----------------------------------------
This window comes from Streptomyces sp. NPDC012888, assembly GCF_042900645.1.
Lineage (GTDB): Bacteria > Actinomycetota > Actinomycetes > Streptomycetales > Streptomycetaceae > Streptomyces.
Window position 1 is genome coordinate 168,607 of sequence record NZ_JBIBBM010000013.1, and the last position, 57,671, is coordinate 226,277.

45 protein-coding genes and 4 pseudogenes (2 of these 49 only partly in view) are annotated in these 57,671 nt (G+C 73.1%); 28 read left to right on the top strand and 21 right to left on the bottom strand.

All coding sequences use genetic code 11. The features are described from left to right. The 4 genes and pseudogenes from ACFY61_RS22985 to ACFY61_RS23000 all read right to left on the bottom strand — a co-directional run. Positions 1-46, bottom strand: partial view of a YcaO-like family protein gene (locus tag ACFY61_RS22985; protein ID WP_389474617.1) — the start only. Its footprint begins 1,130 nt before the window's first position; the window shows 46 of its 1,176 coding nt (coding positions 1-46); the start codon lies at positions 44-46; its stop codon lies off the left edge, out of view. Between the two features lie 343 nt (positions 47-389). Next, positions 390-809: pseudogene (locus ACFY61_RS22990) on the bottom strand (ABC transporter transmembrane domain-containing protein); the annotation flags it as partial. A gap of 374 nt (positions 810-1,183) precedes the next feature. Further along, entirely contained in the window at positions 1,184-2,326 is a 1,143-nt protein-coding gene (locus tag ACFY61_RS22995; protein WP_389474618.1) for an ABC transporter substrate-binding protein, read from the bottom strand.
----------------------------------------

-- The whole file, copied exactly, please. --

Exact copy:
This window comes from Streptomyces sp. NPDC012888, assembly GCF_042900645.1.
Lineage (GTDB): Bacteria > Actinomycetota > Actinomycetes > Streptomycetales > Streptomycetaceae > Streptomyces.
Window position 1 is genome coordinate 168,607 of sequence record NZ_JBIBBM010000013.1, and the last position, 57,671, is coordinate 226,277.

45 protein-coding genes and 4 pseudogenes (2 of these 49 only partly in view) are annotated in these 57,671 nt (G+C 73.1%); 28 read left to right on the top strand and 21 right to left on the bottom strand.

All coding sequences use genetic code 11. The features are described from left to right. The 4 genes and pseudogenes from ACFY61_RS22985 to ACFY61_RS23000 all read right to left on the bottom strand — a co-directional run. Positions 1-46, bottom strand: partial view of a YcaO-like family protein gene (locus tag ACFY61_RS22985; protein ID WP_389474617.1) — the start only. Its footprint begins 1,130 nt before the window's first position; the window shows 46 of its 1,176 coding nt (coding positions 1-46); the start codon lies at positions 44-46; its stop codon lies off the left edge, out of view. Between the two features lie 343 nt (positions 47-389). Next, positions 390-809: pseudogene (locus ACFY61_RS22990) on the bottom strand (ABC transporter transmembrane domain-containing protein); the annotation flags it as partial. A gap of 374 nt (positions 810-1,183) precedes the next feature. Further along, entirely contained in the window at positions 1,184-2,326 is a 1,143-nt protein-coding gene (locus tag ACFY61_RS22995; protein WP_389474618.1) for an ABC transporter substrate-binding protein, read from the bottom strand.